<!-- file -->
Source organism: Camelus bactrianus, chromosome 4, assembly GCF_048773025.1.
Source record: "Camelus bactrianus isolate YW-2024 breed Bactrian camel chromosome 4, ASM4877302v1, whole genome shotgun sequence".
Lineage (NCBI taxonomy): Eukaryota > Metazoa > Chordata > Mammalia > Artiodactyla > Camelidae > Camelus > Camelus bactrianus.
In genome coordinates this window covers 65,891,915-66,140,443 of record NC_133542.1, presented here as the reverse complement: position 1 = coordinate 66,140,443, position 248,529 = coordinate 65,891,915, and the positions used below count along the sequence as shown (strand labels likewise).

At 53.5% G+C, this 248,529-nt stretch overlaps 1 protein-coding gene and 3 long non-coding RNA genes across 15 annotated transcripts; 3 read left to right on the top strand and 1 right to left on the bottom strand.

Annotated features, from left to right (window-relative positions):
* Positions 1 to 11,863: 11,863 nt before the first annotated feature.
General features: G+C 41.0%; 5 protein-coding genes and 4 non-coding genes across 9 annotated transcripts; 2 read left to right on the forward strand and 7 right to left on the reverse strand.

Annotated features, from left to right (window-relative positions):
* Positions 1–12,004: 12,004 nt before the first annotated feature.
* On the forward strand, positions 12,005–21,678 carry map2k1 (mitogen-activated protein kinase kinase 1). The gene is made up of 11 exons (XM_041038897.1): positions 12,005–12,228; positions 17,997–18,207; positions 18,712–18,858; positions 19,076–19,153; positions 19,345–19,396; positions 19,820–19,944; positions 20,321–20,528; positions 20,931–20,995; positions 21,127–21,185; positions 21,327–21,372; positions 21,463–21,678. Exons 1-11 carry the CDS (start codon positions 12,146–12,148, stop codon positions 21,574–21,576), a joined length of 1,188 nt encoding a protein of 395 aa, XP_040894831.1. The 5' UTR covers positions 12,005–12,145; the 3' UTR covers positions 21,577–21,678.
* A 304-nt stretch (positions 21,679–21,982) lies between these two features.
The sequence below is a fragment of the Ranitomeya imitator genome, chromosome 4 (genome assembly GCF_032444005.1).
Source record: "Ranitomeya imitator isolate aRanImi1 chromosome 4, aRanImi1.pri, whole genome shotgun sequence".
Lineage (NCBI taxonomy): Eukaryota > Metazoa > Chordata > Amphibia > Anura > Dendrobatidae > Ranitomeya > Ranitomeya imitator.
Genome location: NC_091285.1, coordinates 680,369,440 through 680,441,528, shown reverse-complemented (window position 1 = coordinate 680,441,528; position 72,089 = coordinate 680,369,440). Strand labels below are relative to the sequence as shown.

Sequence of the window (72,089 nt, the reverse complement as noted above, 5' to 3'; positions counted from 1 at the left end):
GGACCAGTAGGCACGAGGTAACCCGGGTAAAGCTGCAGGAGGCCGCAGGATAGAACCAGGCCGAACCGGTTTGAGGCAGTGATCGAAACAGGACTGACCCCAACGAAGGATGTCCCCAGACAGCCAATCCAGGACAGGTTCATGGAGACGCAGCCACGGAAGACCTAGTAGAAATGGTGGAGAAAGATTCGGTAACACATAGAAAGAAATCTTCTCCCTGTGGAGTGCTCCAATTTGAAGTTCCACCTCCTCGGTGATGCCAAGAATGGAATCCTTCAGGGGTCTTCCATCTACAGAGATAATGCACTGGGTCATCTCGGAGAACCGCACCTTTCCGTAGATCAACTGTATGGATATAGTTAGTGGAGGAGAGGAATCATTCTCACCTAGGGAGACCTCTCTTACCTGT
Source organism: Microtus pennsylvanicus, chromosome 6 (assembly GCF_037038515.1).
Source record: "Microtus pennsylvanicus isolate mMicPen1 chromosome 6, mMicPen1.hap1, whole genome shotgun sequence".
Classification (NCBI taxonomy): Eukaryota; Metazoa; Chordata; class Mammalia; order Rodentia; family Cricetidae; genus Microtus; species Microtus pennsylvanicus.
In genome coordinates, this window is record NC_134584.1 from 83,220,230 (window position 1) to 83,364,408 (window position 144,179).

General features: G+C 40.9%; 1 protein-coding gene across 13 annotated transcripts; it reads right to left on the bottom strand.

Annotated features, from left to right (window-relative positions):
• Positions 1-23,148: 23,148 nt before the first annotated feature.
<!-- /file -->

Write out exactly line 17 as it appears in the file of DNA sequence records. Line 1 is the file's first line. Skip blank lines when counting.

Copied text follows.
Sequence of the window (72,089 nt, the reverse complement as noted above, 5' to 3'; positions counted from 1 at the left end):